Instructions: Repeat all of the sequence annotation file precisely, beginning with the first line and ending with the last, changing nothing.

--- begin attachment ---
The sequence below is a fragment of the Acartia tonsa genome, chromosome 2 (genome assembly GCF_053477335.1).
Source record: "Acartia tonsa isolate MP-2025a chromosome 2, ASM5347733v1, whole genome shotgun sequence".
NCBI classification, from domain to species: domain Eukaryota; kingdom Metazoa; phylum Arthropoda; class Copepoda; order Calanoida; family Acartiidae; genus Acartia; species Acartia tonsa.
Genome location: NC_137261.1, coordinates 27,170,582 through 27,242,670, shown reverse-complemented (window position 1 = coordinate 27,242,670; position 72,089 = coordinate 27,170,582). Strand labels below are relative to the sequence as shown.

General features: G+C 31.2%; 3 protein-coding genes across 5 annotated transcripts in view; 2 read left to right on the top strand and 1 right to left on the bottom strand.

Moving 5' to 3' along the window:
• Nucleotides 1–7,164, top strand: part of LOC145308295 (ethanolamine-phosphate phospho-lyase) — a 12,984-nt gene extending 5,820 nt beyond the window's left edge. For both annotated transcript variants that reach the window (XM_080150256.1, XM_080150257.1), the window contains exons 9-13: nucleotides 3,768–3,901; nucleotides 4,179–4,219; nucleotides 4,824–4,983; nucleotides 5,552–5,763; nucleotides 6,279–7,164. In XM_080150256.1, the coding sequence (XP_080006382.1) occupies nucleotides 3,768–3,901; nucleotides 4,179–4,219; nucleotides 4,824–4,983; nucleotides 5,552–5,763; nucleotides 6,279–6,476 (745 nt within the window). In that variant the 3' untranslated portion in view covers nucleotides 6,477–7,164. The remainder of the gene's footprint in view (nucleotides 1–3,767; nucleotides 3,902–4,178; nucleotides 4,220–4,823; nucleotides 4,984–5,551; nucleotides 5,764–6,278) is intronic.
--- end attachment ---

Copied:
The sequence below is a fragment of the Acartia tonsa genome, chromosome 2 (genome assembly GCF_053477335.1).
Source record: "Acartia tonsa isolate MP-2025a chromosome 2, ASM5347733v1, whole genome shotgun sequence".
NCBI classification, from domain to species: domain Eukaryota; kingdom Metazoa; phylum Arthropoda; class Copepoda; order Calanoida; family Acartiidae; genus Acartia; species Acartia tonsa.
Genome location: NC_137261.1, coordinates 27,170,582 through 27,242,670, shown reverse-complemented (window position 1 = coordinate 27,242,670; position 72,089 = coordinate 27,170,582). Strand labels below are relative to the sequence as shown.

General features: G+C 31.2%; 3 protein-coding genes across 5 annotated transcripts in view; 2 read left to right on the top strand and 1 right to left on the bottom strand.

Moving 5' to 3' along the window:
• Nucleotides 1–7,164, top strand: part of LOC145308295 (ethanolamine-phosphate phospho-lyase) — a 12,984-nt gene extending 5,820 nt beyond the window's left edge. For both annotated transcript variants that reach the window (XM_080150256.1, XM_080150257.1), the window contains exons 9-13: nucleotides 3,768–3,901; nucleotides 4,179–4,219; nucleotides 4,824–4,983; nucleotides 5,552–5,763; nucleotides 6,279–7,164. In XM_080150256.1, the coding sequence (XP_080006382.1) occupies nucleotides 3,768–3,901; nucleotides 4,179–4,219; nucleotides 4,824–4,983; nucleotides 5,552–5,763; nucleotides 6,279–6,476 (745 nt within the window). In that variant the 3' untranslated portion in view covers nucleotides 6,477–7,164. The remainder of the gene's footprint in view (nucleotides 1–3,767; nucleotides 3,902–4,178; nucleotides 4,220–4,823; nucleotides 4,984–5,551; nucleotides 5,764–6,278) is intronic.